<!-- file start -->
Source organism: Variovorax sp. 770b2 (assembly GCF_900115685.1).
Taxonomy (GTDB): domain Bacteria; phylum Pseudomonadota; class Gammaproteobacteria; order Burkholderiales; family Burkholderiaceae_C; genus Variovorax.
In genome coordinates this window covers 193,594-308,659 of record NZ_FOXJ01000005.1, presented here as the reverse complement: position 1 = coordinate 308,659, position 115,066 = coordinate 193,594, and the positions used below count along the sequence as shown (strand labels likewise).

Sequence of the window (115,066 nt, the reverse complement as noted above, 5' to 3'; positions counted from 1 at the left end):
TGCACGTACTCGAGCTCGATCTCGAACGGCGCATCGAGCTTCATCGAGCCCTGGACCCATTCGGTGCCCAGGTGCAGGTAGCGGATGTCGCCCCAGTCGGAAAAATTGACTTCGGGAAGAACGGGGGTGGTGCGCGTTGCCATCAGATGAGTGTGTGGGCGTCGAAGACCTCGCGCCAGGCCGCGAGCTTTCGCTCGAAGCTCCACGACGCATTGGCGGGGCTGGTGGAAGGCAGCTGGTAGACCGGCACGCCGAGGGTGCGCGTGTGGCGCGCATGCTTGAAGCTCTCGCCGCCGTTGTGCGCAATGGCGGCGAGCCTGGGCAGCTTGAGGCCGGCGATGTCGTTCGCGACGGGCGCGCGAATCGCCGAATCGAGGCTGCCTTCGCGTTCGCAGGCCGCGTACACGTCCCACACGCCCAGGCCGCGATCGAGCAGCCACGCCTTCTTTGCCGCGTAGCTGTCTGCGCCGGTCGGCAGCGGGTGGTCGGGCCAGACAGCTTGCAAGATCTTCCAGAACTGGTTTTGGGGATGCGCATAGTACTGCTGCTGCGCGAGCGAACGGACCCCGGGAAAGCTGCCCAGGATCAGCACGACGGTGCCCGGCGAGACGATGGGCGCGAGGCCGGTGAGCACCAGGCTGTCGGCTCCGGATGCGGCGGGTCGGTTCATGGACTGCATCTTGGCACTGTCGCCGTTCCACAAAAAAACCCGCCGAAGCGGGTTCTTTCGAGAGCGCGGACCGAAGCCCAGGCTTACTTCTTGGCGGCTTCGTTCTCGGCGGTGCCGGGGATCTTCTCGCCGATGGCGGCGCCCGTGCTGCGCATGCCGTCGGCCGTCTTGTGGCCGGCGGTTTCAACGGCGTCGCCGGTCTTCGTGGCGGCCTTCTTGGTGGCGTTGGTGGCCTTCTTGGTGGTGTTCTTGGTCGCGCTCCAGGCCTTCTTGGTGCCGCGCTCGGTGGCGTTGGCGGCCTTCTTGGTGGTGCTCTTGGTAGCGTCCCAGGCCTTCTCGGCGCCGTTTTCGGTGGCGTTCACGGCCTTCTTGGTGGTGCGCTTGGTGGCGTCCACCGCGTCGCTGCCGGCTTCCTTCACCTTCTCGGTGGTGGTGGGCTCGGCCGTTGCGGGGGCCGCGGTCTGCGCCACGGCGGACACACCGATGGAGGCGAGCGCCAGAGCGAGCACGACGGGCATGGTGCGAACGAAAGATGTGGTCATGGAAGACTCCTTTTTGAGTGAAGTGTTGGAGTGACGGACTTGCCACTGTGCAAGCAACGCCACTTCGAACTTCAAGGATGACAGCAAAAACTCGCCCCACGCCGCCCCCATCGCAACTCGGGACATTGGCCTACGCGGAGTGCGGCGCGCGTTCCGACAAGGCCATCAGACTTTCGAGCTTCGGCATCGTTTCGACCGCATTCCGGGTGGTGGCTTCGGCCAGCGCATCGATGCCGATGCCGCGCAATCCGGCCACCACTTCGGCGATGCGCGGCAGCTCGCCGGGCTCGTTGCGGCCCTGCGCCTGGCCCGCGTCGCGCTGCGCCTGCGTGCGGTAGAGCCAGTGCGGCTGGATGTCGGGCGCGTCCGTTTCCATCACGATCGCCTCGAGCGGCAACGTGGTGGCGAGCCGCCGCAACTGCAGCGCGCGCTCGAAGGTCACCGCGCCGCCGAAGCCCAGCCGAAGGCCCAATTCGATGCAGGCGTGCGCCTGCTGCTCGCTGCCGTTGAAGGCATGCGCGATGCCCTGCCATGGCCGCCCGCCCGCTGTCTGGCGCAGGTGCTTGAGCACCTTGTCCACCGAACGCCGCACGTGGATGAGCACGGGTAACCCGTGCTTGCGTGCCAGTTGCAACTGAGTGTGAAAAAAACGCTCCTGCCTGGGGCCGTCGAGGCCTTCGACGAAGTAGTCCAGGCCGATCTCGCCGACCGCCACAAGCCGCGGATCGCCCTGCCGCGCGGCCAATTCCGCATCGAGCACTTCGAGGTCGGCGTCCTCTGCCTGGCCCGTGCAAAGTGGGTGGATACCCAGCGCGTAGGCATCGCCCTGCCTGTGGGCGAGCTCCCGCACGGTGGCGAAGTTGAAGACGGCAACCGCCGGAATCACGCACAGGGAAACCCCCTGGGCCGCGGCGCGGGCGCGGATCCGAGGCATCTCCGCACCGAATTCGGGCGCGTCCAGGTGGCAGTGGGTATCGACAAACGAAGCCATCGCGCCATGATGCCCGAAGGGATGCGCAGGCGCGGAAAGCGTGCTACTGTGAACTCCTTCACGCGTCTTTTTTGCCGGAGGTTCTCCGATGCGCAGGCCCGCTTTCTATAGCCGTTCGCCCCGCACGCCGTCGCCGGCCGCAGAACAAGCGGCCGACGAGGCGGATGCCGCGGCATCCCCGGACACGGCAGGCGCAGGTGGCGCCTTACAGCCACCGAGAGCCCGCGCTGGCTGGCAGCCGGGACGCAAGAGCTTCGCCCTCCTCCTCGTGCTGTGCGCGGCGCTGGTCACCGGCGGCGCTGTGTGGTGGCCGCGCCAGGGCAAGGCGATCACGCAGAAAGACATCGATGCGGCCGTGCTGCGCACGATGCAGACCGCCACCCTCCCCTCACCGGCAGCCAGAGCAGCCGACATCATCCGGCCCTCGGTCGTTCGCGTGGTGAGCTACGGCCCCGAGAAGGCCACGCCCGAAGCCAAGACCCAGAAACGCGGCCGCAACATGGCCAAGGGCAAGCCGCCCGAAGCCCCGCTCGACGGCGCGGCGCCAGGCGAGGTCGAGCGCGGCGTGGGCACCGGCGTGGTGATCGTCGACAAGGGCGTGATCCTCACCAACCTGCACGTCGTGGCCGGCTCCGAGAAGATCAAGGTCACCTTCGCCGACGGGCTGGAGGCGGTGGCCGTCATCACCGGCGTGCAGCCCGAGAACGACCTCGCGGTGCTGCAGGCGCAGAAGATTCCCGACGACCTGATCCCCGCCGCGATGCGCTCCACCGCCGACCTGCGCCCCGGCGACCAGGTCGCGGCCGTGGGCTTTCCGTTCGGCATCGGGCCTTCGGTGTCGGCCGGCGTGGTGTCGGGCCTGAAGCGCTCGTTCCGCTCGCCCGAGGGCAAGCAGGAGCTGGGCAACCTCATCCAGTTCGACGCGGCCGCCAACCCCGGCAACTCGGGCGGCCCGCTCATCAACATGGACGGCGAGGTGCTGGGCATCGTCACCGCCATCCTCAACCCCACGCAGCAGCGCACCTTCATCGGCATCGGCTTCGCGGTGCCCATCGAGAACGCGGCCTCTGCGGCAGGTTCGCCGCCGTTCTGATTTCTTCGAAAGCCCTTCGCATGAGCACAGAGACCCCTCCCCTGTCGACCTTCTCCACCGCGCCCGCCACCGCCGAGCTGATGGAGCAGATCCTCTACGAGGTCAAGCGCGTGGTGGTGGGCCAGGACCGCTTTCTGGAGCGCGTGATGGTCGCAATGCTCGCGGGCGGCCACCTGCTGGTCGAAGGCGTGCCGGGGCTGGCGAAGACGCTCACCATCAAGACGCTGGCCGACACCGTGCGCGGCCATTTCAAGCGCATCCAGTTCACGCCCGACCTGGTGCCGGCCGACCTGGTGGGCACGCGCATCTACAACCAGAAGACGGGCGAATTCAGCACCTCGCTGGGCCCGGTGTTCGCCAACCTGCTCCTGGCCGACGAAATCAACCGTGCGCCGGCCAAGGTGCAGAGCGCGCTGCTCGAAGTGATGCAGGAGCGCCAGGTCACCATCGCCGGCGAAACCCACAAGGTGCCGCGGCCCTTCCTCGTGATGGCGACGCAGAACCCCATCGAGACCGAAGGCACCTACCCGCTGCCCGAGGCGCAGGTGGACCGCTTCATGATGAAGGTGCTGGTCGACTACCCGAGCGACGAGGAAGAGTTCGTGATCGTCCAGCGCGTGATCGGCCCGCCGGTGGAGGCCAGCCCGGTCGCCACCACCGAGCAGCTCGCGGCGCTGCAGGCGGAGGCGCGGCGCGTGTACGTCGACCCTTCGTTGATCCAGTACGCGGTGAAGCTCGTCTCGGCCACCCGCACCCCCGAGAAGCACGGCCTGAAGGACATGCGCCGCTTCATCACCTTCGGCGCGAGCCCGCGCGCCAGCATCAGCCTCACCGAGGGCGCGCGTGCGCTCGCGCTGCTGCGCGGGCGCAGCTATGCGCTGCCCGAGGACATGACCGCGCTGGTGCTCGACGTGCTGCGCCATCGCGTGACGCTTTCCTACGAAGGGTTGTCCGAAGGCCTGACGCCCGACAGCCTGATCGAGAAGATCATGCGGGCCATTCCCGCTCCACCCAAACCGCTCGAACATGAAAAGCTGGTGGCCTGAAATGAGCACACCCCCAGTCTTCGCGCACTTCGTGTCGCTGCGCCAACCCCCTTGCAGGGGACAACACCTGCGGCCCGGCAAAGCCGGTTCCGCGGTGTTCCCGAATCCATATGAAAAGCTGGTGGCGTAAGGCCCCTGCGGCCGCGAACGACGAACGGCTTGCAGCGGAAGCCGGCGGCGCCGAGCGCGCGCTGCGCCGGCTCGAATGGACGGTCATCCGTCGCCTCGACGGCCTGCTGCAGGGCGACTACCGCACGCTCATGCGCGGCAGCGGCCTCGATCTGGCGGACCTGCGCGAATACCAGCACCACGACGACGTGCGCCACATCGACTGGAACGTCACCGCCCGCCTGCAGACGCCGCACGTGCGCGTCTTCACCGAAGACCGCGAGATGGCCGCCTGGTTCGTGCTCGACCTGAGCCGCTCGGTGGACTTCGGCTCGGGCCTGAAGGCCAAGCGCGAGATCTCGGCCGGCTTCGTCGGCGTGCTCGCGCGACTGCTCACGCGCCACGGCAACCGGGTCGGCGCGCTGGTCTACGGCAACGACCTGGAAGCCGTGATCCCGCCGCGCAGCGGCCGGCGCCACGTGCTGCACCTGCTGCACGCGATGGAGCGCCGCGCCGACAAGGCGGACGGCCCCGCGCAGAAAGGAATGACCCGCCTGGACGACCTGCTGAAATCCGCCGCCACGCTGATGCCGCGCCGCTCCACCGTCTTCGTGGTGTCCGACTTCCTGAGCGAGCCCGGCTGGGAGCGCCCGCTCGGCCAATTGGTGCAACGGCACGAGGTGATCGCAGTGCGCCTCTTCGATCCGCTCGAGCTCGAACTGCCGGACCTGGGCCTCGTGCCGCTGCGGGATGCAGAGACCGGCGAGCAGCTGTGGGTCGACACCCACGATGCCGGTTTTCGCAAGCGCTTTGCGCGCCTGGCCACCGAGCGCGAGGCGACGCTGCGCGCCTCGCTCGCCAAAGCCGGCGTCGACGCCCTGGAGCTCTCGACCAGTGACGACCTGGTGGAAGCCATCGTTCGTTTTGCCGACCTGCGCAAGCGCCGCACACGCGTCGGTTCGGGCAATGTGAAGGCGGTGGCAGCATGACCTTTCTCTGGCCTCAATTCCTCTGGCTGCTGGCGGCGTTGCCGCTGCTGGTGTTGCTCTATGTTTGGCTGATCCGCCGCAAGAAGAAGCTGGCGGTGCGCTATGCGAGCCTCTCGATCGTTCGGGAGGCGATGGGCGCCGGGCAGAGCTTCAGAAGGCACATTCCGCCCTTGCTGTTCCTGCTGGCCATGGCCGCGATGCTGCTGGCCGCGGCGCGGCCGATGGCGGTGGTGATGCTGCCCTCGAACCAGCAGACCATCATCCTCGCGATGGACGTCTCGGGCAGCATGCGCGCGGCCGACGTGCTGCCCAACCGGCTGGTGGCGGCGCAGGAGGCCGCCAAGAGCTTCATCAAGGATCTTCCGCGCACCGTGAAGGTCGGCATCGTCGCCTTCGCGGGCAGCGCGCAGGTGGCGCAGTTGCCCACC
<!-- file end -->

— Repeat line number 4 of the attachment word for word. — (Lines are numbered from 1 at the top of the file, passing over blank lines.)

Sequence of the window (115,066 nt, the reverse complement as noted above, 5' to 3'; positions counted from 1 at the left end):